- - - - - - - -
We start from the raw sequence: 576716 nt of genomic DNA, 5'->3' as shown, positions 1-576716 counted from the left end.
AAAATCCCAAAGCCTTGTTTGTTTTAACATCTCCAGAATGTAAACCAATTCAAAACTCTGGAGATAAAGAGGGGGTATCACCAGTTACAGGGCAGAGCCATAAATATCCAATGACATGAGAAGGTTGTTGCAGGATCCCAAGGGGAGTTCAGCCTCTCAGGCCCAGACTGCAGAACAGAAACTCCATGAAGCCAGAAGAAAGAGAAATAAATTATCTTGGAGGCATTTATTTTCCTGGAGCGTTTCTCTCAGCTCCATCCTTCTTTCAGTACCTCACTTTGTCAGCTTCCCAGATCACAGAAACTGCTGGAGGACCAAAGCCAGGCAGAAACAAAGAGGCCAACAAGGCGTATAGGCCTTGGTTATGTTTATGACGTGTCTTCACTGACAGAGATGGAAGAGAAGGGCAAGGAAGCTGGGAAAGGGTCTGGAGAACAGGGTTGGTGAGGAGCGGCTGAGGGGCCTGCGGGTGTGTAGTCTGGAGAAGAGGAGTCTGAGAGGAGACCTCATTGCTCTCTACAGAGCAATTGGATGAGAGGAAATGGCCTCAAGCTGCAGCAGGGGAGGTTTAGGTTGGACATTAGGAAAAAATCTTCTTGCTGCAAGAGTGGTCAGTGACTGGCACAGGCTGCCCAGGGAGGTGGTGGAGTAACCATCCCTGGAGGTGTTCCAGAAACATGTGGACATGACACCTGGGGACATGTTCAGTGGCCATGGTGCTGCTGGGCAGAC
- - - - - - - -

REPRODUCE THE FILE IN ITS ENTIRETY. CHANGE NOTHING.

We start from the raw sequence: 576716 nt of genomic DNA, 5'->3' as shown, positions 1-576716 counted from the left end.
AAAATCCCAAAGCCTTGTTTGTTTTAACATCTCCAGAATGTAAACCAATTCAAAACTCTGGAGATAAAGAGGGGGTATCACCAGTTACAGGGCAGAGCCATAAATATCCAATGACATGAGAAGGTTGTTGCAGGATCCCAAGGGGAGTTCAGCCTCTCAGGCCCAGACTGCAGAACAGAAACTCCATGAAGCCAGAAGAAAGAGAAATAAATTATCTTGGAGGCATTTATTTTCCTGGAGCGTTTCTCTCAGCTCCATCCTTCTTTCAGTACCTCACTTTGTCAGCTTCCCAGATCACAGAAACTGCTGGAGGACCAAAGCCAGGCAGAAACAAAGAGGCCAACAAGGCGTATAGGCCTTGGTTATGTTTATGACGTGTCTTCACTGACAGAGATGGAAGAGAAGGGCAAGGAAGCTGGGAAAGGGTCTGGAGAACAGGGTTGGTGAGGAGCGGCTGAGGGGCCTGCGGGTGTGTAGTCTGGAGAAGAGGAGTCTGAGAGGAGACCTCATTGCTCTCTACAGAGCAATTGGATGAGAGGAAATGGCCTCAAGCTGCAGCAGGGGAGGTTTAGGTTGGACATTAGGAAAAAATCTTCTTGCTGCAAGAGTGGTCAGTGACTGGCACAGGCTGCCCAGGGAGGTGGTGGAGTAACCATCCCTGGAGGTGTTCCAGAAACATGTGGACATGACACCTGGGGACATGTTCAGTGGCCATGGTGCTGCTGGGCAGAC